So again, this process of goal setting can start very general. And you could have a big goal for the year. But it needs to also be broken down into tactical steps to help you achieve those goals.

Lots of people believe in setting big, ambitious goals so that no matter what, you’re going to achieve something. The thought is if you’re stretching further than is possible for you to accomplish, you’re going to accomplish big things. I think there’s definitely some value to that, but overall I’d like to look at those as stretch goals. Definitely something to shoot for, but we know that it’s a stretch. Things we can shoot for and still have realistic and achievable goals that we can hit and feel good about.

Honestly, feeling good about these little accomplishments along the way is a huge part of making those big accomplishments happen. We need that short term validation to keep the progress moving. And we need to see the impact and the effect of these goals in order to want to keep achieving them.

A big way to do this, while still being realistic, is to keep your goals measurable. You’ve maybe heard the term before, SMART goals. It stands for Specific, Measurable, Achievable, Relevant, and Time bound.

What it really means is, your goals need to be something that you can look at, work against, and then see how you’re doing. If you don’t actually state what you want to achieve, it’s going to be hard to get there. And if you don’t give yourself a time period that you want to achieve it in, it’s going to be hard to tell how you’re doing. It’s also going to be really hard to break those tasks down into smaller steps if you don’t think of your goals as requiring these small steps to achieve them.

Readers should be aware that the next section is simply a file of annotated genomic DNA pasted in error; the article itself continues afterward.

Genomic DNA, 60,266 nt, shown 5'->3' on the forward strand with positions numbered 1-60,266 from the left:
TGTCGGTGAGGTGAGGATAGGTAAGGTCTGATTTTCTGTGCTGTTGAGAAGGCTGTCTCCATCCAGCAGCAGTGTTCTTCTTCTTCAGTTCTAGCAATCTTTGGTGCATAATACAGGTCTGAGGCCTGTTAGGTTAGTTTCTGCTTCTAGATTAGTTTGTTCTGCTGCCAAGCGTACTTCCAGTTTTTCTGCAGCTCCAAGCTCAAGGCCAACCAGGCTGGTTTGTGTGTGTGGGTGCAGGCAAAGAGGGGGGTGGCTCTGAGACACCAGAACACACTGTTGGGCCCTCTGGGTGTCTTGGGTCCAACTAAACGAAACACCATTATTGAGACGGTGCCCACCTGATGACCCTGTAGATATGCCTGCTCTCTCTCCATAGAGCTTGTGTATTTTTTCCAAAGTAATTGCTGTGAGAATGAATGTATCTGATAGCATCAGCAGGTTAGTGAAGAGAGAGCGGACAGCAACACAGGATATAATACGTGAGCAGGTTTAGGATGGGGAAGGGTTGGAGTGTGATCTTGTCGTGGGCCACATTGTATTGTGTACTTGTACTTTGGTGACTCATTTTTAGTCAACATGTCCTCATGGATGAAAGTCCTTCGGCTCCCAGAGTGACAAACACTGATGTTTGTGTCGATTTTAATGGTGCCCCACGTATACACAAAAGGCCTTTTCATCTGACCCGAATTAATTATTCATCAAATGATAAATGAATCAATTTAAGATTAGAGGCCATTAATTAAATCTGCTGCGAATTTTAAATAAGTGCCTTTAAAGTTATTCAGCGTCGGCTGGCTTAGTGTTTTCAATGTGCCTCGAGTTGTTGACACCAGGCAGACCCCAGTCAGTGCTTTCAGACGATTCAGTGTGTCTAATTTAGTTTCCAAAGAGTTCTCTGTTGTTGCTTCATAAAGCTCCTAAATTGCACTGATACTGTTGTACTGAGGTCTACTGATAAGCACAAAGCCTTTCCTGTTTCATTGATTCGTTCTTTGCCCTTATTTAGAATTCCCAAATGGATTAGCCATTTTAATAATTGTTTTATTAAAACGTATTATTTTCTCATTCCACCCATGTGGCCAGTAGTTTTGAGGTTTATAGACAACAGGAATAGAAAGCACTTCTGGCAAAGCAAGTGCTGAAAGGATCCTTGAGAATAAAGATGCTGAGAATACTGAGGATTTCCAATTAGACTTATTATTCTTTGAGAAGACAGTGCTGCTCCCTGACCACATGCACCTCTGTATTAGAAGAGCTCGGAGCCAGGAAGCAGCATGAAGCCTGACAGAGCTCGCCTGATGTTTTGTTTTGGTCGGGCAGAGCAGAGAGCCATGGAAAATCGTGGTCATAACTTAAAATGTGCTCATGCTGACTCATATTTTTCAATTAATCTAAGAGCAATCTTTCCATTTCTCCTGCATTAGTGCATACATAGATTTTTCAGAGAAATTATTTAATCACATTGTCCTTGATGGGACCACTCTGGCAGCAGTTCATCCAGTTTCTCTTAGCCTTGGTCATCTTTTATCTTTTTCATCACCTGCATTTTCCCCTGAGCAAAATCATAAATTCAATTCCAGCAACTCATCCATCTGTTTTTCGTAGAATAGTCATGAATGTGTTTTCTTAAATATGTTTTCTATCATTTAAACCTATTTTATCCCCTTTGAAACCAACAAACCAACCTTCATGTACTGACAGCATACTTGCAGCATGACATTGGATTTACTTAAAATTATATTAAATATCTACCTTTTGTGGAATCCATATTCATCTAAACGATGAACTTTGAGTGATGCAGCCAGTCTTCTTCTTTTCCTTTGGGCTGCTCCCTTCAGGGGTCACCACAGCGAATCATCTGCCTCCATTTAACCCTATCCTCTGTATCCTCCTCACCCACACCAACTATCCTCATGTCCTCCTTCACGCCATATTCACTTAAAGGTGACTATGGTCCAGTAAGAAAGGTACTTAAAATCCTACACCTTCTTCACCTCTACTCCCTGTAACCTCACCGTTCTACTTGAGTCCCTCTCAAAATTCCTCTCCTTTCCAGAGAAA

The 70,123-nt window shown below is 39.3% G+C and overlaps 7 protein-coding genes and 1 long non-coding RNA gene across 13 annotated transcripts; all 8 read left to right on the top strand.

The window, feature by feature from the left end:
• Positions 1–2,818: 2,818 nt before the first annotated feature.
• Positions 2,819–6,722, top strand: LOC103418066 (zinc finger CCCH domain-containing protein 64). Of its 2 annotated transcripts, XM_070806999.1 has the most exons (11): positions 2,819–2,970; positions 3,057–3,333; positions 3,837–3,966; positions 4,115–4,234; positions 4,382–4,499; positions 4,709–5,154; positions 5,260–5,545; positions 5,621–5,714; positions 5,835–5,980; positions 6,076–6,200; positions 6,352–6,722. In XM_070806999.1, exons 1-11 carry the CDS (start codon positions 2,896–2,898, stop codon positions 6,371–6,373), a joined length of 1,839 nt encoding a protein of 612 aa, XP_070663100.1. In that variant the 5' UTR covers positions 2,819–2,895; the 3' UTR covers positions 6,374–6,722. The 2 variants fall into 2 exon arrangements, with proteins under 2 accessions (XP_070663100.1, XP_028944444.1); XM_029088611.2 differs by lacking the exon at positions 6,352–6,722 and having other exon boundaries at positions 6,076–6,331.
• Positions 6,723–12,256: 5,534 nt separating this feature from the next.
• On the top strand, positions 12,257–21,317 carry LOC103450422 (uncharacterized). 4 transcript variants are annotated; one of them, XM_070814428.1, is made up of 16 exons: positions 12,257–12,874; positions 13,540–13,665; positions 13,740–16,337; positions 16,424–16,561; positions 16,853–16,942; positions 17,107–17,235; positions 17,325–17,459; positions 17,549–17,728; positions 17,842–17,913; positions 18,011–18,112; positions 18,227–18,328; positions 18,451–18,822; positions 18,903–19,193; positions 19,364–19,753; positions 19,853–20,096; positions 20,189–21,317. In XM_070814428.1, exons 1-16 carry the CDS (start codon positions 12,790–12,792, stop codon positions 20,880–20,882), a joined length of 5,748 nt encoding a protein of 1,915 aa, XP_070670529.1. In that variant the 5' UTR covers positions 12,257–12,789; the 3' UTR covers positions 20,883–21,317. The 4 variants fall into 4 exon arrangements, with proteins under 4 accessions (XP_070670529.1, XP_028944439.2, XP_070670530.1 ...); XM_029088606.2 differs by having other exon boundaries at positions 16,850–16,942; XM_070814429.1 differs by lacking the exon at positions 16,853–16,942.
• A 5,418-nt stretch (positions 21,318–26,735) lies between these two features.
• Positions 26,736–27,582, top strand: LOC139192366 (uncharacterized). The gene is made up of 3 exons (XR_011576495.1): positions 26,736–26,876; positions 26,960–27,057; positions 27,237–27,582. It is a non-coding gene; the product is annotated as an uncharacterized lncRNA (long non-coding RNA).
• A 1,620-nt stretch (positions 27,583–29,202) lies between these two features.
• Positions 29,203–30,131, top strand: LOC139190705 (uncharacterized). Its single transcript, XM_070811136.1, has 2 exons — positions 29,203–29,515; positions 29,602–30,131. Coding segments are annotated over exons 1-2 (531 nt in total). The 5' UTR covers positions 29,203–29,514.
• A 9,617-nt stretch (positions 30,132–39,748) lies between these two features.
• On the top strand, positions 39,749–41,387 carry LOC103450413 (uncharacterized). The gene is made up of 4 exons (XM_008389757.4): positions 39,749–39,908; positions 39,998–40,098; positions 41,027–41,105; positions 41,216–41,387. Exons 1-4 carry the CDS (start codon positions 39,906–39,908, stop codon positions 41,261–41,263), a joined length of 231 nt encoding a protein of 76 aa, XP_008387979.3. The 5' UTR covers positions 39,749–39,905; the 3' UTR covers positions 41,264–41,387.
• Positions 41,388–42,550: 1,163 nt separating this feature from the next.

By keeping goals measurable and having check ins planned with the other shareholders to make your goals possible, you can ensure that those small steps are being taken so that the big goals can be accomplished.

Goal setting is definitely a challenge. But if you take the time to map out some things that you want to accomplish, I think you’ll see how writing it down and breaking it down will help you get more done.

Remember, New Year is a great time to start thinking about this stuff, but it’s not the only time, and it shouldn’t be the first and last time that you check in on your goals this year.

So, set a few. What are three things you want your business to do in 2024? And what are some short term things you can do to take action on that big goal?